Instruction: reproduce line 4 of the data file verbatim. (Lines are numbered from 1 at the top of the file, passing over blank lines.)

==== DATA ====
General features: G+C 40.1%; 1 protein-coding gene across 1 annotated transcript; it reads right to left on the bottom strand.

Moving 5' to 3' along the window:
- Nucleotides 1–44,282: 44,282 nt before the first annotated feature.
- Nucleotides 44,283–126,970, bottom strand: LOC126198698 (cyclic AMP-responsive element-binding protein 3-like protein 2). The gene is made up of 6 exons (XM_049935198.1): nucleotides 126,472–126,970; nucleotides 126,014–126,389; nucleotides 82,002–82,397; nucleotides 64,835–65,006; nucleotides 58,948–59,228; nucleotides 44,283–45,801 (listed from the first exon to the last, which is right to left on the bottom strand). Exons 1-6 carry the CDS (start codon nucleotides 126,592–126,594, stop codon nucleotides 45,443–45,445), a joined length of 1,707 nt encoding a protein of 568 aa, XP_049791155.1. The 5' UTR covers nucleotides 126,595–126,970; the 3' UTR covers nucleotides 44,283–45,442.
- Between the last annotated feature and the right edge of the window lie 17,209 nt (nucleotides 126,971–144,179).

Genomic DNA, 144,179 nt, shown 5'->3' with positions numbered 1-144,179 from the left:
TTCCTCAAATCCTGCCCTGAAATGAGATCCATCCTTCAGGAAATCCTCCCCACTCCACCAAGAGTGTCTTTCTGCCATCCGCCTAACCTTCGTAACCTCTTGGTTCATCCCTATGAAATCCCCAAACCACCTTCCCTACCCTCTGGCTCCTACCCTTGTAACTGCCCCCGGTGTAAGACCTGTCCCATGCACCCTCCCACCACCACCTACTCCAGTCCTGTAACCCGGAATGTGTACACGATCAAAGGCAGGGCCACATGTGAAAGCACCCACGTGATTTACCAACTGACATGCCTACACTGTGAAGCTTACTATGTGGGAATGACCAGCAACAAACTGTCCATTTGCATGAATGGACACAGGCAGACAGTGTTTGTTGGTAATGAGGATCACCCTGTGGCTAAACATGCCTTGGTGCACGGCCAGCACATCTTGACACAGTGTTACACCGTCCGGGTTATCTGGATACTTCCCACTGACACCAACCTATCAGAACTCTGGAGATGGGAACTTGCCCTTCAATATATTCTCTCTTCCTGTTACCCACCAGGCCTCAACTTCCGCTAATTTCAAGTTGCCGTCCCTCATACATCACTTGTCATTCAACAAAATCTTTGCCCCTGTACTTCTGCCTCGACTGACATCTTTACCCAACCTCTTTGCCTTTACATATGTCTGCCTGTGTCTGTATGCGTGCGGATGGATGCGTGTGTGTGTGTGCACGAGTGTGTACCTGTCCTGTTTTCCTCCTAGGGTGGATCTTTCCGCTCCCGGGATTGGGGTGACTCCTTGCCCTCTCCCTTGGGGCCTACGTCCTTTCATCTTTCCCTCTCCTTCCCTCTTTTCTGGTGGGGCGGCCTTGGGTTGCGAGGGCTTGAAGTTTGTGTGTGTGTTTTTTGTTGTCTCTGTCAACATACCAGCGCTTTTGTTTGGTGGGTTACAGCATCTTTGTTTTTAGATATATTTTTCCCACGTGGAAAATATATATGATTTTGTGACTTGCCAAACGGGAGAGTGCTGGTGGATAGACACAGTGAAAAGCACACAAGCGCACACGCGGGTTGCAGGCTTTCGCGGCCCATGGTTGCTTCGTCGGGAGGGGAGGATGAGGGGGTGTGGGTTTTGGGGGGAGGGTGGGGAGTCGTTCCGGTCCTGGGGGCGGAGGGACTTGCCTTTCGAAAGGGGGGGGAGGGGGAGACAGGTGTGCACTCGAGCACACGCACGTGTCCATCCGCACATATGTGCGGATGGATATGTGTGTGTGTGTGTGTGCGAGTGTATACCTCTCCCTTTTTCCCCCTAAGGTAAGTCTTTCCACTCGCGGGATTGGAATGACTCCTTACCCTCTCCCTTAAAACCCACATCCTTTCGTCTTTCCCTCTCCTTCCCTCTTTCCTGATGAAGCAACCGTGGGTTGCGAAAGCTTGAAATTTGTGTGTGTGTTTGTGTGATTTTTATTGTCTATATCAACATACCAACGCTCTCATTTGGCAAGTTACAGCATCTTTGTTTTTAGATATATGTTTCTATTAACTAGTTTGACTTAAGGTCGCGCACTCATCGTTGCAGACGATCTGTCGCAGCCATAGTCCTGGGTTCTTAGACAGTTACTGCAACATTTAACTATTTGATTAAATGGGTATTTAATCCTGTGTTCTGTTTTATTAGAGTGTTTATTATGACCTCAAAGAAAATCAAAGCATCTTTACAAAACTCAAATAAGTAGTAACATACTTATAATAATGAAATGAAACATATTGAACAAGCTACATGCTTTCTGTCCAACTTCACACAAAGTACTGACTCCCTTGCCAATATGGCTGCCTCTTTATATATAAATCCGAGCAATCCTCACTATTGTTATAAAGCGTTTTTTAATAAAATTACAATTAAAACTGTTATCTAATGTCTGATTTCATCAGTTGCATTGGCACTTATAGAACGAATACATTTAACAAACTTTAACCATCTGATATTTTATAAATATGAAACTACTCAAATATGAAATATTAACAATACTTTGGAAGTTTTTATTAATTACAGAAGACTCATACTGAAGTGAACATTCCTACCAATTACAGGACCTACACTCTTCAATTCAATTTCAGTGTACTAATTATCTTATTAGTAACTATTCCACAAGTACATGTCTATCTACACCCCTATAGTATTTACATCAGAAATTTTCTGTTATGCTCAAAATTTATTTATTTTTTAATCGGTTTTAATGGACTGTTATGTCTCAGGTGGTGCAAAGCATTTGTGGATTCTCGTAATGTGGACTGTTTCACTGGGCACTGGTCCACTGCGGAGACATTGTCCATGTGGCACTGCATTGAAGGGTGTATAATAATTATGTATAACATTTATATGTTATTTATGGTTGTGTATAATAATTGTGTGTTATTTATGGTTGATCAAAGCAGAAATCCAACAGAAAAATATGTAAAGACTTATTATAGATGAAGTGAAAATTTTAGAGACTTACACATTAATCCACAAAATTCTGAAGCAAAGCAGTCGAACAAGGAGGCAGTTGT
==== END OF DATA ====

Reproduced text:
- Nucleotides 44,283–126,970, bottom strand: LOC126198698 (cyclic AMP-responsive element-binding protein 3-like protein 2). The gene is made up of 6 exons (XM_049935198.1): nucleotides 126,472–126,970; nucleotides 126,014–126,389; nucleotides 82,002–82,397; nucleotides 64,835–65,006; nucleotides 58,948–59,228; nucleotides 44,283–45,801 (listed from the first exon to the last, which is right to left on the bottom strand). Exons 1-6 carry the CDS (start codon nucleotides 126,592–126,594, stop codon nucleotides 45,443–45,445), a joined length of 1,707 nt encoding a protein of 568 aa, XP_049791155.1. The 5' UTR covers nucleotides 126,595–126,970; the 3' UTR covers nucleotides 44,283–45,442.